Draco, the seventh-century BC Athenian legislator from whom we get the word “draconian” replaced the system of blood feud and oral law with a harsh, but transparent, written legal code. One of the provisions of Draco’s code was that any debtor whose status was lower than that of his creditor was forced into slavery. It’s hard not to think of Draco when contemplating the current to and fro between the Greek government and the “troika” of the European Central Bank, the European Commission, and the International Monetary Fund, representing Greece’s creditors, trying to avert a sovereign default and keep Greece from leaving, or being ejected from, the European monetary union. These discussions are more properly considered a dictation of terms rather than negotiations. [click to continue…]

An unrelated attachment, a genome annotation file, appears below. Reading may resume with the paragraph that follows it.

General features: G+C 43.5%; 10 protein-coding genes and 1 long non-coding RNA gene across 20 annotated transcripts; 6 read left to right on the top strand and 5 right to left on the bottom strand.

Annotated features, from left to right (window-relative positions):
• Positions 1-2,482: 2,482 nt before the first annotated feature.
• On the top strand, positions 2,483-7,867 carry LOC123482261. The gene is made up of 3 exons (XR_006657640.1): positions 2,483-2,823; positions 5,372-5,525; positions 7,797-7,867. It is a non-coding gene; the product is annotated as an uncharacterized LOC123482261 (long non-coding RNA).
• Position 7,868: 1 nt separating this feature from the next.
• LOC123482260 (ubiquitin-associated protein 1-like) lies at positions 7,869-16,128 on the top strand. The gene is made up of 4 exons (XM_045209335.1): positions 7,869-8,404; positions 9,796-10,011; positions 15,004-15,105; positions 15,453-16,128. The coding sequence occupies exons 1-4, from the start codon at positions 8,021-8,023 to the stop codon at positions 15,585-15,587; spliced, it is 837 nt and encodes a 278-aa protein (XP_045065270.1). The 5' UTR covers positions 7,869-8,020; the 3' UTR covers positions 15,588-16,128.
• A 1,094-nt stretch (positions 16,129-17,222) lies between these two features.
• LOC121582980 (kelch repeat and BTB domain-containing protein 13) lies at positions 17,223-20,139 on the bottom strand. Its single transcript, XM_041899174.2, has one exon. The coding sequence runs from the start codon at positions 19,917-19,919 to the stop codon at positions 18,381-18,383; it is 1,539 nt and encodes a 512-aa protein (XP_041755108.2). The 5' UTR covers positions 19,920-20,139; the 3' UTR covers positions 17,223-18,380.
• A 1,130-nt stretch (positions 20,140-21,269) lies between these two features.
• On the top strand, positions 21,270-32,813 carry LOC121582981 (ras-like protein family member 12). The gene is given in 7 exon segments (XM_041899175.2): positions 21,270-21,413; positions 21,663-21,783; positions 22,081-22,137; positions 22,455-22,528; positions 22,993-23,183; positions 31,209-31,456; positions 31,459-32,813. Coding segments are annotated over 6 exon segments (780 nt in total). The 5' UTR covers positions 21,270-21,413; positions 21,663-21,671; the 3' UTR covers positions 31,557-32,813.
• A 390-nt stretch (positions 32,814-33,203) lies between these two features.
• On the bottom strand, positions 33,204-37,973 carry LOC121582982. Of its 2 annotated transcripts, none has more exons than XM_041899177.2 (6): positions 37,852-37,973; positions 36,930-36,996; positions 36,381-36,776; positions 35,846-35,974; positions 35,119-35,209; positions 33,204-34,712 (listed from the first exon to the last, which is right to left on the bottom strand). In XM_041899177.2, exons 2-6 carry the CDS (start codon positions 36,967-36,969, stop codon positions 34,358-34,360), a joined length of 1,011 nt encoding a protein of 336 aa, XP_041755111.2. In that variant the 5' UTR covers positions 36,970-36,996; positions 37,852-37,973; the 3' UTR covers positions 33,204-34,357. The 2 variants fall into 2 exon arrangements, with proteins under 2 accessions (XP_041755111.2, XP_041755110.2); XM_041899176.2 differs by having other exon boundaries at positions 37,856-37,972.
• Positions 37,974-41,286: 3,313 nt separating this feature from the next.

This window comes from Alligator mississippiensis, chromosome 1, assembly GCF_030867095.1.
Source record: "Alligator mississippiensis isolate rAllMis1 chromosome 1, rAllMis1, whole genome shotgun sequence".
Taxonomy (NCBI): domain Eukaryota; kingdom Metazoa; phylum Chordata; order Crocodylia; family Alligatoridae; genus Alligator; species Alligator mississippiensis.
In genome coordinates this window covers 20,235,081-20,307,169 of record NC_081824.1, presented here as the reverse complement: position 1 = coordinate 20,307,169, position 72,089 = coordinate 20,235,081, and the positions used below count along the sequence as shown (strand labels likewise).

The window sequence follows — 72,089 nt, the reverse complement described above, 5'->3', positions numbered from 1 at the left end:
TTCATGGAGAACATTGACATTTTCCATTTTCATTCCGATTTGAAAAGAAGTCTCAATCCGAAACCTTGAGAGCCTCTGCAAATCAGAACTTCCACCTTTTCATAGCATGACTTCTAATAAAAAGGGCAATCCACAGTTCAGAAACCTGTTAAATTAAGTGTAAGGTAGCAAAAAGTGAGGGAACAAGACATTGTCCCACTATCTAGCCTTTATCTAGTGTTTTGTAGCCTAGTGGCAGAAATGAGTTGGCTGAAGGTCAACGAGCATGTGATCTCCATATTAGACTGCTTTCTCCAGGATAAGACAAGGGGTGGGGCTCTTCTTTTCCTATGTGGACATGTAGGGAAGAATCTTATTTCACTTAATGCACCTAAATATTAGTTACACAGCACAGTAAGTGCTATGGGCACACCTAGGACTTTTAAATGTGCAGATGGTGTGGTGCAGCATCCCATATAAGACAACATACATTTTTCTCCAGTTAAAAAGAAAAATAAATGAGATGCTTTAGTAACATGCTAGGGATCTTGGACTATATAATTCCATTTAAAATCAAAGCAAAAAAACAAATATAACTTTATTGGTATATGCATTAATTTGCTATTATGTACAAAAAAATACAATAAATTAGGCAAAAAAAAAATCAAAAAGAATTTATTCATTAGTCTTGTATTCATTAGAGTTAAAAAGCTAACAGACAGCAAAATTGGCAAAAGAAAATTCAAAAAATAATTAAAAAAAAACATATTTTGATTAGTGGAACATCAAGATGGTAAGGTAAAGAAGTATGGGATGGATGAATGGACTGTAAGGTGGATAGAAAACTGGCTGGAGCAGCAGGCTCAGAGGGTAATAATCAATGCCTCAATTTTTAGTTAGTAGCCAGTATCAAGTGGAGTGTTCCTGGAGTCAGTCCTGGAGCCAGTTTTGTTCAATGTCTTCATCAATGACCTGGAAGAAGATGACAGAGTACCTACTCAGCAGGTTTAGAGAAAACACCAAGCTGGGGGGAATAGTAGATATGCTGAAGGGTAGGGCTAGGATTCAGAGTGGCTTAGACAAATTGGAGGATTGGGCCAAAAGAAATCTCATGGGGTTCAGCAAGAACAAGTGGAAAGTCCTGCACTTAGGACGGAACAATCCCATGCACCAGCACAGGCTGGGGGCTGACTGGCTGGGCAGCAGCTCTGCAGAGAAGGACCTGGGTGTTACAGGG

Attentive and loyal readers of this blog will recall that I wrote, almost exactly a year ago, about China’s proposal to replace the dollar as the world’s reserve currency with the special drawing right (SDR), a unit of account used by the IMF, which is based on a weighted basket of currencies that includes the dollar, the euro, the yen, and the pound. I wrote then that this proposal had virtually no chance of being adopted, one reason being that the Europeans would be loath to abandon their new currency, which already accounted for a growing share of world reserves, in favor of a faceless accounting unit. [click to continue…]